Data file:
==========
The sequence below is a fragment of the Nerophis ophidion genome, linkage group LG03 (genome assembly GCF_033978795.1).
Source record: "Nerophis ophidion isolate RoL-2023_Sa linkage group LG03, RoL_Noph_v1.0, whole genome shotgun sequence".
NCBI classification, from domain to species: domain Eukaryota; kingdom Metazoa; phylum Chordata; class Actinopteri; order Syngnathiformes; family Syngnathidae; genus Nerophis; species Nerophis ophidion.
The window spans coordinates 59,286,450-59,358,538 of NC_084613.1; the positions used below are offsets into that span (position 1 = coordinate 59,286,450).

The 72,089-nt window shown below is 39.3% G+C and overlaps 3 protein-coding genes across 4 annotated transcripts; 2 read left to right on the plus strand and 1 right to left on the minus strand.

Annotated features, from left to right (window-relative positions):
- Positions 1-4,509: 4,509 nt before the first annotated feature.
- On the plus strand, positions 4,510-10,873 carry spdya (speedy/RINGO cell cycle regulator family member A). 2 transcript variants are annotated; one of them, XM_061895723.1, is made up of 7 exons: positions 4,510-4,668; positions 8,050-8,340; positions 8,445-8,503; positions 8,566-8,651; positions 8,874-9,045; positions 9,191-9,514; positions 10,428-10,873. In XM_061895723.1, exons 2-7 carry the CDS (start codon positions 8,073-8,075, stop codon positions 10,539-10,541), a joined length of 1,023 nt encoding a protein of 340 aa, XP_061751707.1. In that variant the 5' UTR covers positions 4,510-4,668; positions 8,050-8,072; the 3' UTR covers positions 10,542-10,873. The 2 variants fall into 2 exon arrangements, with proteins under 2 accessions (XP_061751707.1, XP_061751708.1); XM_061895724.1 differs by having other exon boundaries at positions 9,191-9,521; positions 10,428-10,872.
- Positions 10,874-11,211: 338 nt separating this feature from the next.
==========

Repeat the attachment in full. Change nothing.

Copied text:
The sequence below is a fragment of the Nerophis ophidion genome, linkage group LG03 (genome assembly GCF_033978795.1).
Source record: "Nerophis ophidion isolate RoL-2023_Sa linkage group LG03, RoL_Noph_v1.0, whole genome shotgun sequence".
NCBI classification, from domain to species: domain Eukaryota; kingdom Metazoa; phylum Chordata; class Actinopteri; order Syngnathiformes; family Syngnathidae; genus Nerophis; species Nerophis ophidion.
The window spans coordinates 59,286,450-59,358,538 of NC_084613.1; the positions used below are offsets into that span (position 1 = coordinate 59,286,450).

The 72,089-nt window shown below is 39.3% G+C and overlaps 3 protein-coding genes across 4 annotated transcripts; 2 read left to right on the plus strand and 1 right to left on the minus strand.

Annotated features, from left to right (window-relative positions):
- Positions 1-4,509: 4,509 nt before the first annotated feature.
- On the plus strand, positions 4,510-10,873 carry spdya (speedy/RINGO cell cycle regulator family member A). 2 transcript variants are annotated; one of them, XM_061895723.1, is made up of 7 exons: positions 4,510-4,668; positions 8,050-8,340; positions 8,445-8,503; positions 8,566-8,651; positions 8,874-9,045; positions 9,191-9,514; positions 10,428-10,873. In XM_061895723.1, exons 2-7 carry the CDS (start codon positions 8,073-8,075, stop codon positions 10,539-10,541), a joined length of 1,023 nt encoding a protein of 340 aa, XP_061751707.1. In that variant the 5' UTR covers positions 4,510-4,668; positions 8,050-8,072; the 3' UTR covers positions 10,542-10,873. The 2 variants fall into 2 exon arrangements, with proteins under 2 accessions (XP_061751707.1, XP_061751708.1); XM_061895724.1 differs by having other exon boundaries at positions 9,191-9,521; positions 10,428-10,872.
- Positions 10,874-11,211: 338 nt separating this feature from the next.